Sometimes my kids bring out the worst in me. I have wanted to shout, scream, pull my hair, lock myself in the bathroom, call my husband to come home early because I just can't make it. The list goes on.
When my children yell or scream in anger or frustration, I know they have lost control of their emotions. I know that only time will lead to recovery, and I know to not take it personally. For a 2 or 3 year old, too much is JUST TOO MUCH! If I were to yell or scream, especially if my boys were at a high energy level (giggling or crying), they do not know I have lost control, and that I will be able to calm down with patience on their part. They do not know that it isn't personal. What they do know is, "Mama, who usually loves me more than anyone else in the world, is mad and yelling at ME."
I discovered a great truth while apologizing to Jason after I yelled at him, recently.
It is not normal for me to yell, and as soon as I had taken a breath, I realized I had lost control. So I apologized. When I tried to explain why I was yelling, I told him, "When someone is yelling or screaming, anyone, it is because she or he has a problem to work out. It has very little to do with the person being yelled at." This is just as true of a 30 year old as a 3 year old. When we yell, we have already lost control. It will take patience, time, and love to recover.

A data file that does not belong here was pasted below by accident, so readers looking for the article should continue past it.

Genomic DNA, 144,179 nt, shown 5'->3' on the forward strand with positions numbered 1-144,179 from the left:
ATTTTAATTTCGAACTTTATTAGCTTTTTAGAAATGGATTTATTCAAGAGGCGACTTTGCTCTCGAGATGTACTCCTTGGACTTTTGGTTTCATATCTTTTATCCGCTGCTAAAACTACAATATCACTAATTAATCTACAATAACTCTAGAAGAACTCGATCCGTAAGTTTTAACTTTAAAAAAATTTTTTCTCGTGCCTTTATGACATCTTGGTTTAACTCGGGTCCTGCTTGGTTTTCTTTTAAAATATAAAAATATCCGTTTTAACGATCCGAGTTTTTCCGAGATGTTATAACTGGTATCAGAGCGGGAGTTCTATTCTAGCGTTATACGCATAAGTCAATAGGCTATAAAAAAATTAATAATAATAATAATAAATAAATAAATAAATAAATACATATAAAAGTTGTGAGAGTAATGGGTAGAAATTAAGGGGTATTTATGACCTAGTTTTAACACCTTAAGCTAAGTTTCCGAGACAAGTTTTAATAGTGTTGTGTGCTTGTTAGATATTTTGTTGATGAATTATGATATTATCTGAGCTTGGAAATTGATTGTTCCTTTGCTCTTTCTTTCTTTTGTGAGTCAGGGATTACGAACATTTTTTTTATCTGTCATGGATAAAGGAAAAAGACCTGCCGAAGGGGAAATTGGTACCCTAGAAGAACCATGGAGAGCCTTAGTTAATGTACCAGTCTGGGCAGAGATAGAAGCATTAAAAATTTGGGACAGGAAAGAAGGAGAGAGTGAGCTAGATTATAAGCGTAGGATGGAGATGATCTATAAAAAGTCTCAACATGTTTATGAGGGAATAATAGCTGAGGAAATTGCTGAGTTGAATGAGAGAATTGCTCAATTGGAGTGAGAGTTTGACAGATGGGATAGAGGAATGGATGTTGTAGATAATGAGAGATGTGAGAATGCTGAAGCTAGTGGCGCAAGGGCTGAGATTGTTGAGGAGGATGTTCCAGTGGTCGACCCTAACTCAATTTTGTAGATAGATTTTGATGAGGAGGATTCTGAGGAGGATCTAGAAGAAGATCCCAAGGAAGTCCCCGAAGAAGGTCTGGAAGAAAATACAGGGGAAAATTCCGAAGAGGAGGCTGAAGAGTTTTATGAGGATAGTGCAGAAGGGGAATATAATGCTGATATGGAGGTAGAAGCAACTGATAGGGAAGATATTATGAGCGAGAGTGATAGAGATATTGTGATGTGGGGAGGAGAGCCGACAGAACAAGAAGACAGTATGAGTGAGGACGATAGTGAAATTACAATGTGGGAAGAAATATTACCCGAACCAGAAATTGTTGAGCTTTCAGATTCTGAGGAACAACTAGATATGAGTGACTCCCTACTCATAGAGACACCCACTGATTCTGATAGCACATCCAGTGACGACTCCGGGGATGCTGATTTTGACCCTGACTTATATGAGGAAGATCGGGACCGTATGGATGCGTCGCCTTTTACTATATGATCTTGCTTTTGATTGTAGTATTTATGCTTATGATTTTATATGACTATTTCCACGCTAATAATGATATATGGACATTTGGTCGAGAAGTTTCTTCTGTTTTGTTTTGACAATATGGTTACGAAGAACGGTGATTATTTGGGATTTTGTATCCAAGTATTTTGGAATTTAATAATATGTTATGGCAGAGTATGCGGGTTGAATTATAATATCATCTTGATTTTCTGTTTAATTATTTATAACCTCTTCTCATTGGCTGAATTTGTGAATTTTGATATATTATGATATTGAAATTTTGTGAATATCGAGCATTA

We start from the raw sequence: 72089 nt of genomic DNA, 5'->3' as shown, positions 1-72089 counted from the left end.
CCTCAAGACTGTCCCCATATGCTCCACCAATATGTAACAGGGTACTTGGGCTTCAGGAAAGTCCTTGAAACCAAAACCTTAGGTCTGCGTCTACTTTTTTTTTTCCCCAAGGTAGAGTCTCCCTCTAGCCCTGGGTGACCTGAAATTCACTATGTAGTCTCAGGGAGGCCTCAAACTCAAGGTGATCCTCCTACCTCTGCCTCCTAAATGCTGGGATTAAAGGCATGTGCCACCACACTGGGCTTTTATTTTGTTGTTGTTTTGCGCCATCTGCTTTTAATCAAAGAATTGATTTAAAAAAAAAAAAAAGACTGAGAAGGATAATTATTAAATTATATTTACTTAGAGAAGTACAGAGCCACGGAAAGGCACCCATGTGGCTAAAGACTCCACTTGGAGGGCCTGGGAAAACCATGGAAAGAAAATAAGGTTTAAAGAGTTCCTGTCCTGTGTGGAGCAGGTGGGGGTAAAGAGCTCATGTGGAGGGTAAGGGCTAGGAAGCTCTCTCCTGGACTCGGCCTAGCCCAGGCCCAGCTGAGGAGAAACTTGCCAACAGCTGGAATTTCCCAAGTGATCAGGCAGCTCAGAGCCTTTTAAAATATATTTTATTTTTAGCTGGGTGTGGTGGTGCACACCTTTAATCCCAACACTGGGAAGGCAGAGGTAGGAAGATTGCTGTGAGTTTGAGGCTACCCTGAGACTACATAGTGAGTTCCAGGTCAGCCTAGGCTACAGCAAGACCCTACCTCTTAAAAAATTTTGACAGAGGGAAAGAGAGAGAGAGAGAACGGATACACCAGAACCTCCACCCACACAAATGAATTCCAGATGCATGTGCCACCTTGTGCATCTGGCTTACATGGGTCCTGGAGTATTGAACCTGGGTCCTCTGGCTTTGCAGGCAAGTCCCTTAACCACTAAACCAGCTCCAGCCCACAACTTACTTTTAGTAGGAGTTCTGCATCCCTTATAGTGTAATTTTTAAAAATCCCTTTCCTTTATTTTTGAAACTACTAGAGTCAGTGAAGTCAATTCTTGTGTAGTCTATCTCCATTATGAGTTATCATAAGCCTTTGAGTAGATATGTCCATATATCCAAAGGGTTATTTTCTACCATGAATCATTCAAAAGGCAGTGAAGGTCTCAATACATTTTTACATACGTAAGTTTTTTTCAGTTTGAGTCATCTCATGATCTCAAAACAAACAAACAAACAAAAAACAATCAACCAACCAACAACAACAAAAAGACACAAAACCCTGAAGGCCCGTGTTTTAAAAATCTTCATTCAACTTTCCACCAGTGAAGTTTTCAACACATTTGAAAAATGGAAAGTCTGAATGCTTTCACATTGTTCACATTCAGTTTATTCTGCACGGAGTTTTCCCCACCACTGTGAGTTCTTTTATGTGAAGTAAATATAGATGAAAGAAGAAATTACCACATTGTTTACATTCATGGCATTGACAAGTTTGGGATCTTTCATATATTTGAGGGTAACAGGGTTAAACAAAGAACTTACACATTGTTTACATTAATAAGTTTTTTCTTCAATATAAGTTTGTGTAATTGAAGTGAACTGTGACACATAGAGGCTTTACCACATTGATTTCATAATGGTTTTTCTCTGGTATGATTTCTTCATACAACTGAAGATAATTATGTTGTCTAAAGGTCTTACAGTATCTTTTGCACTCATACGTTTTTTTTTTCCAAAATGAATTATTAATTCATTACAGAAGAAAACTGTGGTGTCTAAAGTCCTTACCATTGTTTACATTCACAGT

How do we get attention when we need it? If you are working with a screaming toddler, it seems at first to be our only choice. It isn't. I wish I could remember where I learned the single best, shortest parenting tip I have ever encountered. It takes practice, awareness, and self discipline, all qualities you would like to see in your kids. Here goes:
When you want to yell, whisper.
When have I ever respected someone who is yelling at me? Never. Not once. When have I most understood my responsibility of a serious issue? When someone has lowered her voice, taken control of his emotions, and communicated with me.
While you may think this would never work with your children, try it. If you don't yell often, it is another great tool to have in your belt. If they are accustomed to yelling, you will at least have the element of surprise. Discipline yourself before you discipline your children. They learn more from what you do than from what you say.